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Study: NIV at home shows benefits, but underutilized

Study: NIV at home shows benefits, but underutilized

LAFAYETTE, La. – A recent study showing positive outcomes for patients treated with non-invasive ventilation at home is a step toward closing a “data gap” that prevents more patients from benefiting from the therapy, says Dr. William Fraizer, chief medical officer for Viemed Healthcare.

Patients treated with NIV at home had a 50% decrease in all-cause mortality during the study period; a 28% decline in the risk of hospitalization; and a 52% reduction in the risk of an emergency room visit. 

“We’re showing improvements in survival, reductions in hospitalization and reductions in ER visits by using NIVH for patients with COPD with chronic respiratory failure,” said Fraizer. “That’s never been demonstrated in the U.S.”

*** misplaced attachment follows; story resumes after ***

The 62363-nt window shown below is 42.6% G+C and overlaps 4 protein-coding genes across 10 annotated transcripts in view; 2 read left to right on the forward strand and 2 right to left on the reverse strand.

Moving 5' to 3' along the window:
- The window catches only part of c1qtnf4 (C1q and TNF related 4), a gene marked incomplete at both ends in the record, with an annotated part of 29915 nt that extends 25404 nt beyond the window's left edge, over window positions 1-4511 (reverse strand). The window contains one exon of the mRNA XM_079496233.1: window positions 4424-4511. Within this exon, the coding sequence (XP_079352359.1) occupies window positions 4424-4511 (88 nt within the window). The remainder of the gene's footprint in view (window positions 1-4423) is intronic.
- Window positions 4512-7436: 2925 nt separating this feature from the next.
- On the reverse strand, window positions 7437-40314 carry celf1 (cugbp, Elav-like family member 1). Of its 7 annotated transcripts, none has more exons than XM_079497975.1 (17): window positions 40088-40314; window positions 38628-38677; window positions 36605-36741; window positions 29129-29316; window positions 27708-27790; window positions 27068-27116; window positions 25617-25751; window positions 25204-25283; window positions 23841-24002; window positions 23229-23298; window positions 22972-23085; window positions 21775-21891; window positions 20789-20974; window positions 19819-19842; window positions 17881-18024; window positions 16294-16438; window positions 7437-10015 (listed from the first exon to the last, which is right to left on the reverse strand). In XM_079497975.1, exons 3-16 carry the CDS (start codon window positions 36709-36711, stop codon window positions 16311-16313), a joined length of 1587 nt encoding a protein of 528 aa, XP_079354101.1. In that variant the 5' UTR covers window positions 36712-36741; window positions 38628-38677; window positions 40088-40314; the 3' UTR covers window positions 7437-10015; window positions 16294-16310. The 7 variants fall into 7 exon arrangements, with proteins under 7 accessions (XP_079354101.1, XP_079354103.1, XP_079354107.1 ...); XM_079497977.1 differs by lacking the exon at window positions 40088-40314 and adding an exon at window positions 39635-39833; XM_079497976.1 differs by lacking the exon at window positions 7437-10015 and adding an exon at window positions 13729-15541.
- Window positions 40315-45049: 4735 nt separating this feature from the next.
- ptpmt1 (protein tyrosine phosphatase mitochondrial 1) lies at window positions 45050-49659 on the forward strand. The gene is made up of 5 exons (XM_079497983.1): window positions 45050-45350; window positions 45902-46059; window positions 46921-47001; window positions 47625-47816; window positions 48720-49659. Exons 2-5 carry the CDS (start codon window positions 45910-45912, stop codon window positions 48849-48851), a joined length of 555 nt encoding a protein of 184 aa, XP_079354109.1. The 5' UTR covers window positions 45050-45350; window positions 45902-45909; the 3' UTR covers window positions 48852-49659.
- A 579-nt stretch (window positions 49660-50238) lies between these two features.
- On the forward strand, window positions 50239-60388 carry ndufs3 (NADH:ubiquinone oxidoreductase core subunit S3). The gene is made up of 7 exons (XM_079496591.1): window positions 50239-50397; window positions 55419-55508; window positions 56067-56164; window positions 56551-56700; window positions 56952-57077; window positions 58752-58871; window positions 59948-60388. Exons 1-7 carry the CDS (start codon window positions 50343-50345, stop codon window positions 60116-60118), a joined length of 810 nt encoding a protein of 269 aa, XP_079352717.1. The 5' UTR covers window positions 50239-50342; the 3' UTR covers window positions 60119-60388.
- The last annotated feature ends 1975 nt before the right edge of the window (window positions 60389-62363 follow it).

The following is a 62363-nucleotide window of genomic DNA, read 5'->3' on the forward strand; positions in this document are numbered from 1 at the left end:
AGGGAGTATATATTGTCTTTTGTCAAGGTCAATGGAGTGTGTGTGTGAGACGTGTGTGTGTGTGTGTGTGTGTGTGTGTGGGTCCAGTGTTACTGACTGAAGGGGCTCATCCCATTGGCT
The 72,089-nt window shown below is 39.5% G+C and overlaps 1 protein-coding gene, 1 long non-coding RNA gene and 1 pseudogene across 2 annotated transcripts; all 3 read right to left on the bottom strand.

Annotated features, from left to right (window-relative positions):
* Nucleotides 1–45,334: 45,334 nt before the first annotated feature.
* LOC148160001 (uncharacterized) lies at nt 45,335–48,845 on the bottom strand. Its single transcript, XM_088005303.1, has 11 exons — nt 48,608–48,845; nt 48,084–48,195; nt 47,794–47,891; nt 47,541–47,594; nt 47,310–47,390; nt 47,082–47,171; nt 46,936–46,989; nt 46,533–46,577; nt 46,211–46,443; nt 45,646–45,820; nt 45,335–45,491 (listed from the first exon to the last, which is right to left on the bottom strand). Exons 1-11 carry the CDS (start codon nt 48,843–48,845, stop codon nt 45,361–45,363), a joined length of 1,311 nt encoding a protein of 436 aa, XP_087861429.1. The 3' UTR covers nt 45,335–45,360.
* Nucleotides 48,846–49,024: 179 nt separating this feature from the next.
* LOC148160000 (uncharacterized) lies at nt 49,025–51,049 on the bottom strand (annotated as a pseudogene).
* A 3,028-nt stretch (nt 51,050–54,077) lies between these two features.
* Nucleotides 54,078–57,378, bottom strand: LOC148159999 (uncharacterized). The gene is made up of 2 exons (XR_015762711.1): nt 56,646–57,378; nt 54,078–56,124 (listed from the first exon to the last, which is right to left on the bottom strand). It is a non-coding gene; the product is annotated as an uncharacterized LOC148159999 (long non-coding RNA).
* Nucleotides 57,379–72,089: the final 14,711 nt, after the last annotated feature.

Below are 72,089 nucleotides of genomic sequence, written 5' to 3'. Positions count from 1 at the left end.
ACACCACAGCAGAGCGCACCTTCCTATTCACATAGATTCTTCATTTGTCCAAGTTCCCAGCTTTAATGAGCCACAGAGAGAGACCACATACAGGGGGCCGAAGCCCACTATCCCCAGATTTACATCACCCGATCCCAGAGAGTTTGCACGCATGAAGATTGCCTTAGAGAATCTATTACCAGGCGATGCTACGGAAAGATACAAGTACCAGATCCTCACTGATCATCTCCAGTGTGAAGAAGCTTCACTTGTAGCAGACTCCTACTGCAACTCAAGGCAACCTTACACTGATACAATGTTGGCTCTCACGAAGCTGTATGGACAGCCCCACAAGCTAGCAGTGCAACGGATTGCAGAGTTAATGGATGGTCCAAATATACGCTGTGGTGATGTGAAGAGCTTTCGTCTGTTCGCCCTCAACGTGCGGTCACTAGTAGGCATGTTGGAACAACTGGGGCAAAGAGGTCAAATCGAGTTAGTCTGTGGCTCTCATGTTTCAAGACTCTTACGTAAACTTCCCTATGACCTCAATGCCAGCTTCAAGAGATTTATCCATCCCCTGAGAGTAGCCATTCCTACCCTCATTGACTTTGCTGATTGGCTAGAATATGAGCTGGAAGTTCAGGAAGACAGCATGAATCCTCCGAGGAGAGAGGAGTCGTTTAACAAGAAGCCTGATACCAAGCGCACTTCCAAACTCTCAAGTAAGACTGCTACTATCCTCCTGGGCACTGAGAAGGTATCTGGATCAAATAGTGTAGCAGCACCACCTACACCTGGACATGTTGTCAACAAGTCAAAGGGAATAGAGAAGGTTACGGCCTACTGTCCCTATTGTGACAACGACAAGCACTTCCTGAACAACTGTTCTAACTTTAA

The study, performed in conjunction with Precision Health Economics, analyzed data obtained from the Medicare Limited Data Set and included patients who were diagnosed with COPD and CRF between 2012 and 2018.  

The use of NIV at home is still relatively new, says Fraizer, who estimates that only 3% to 5% of eligible COPD patients with CRF are currently on the therapy.

“While we’ve seen an uptake, there are still so many patients not being treated,” he said. “There’s a data and knowledge gap. People seem to think it works and this is proving that. This is a big step in helping close that data gap.”

Although the current study does not include an economic analysis – that’s the next project, says Fraizer – it seems likely that increased use of NIV at home will, ultimately, lead to a decrease in costs to the health care system, he said. That’s attractive to policymakers.

“There’s a huge, big push in the U.S. to get patients home,” he said. “Health care utilization decreases and I think that’s huge for policymakers, payers and physicians to know.”


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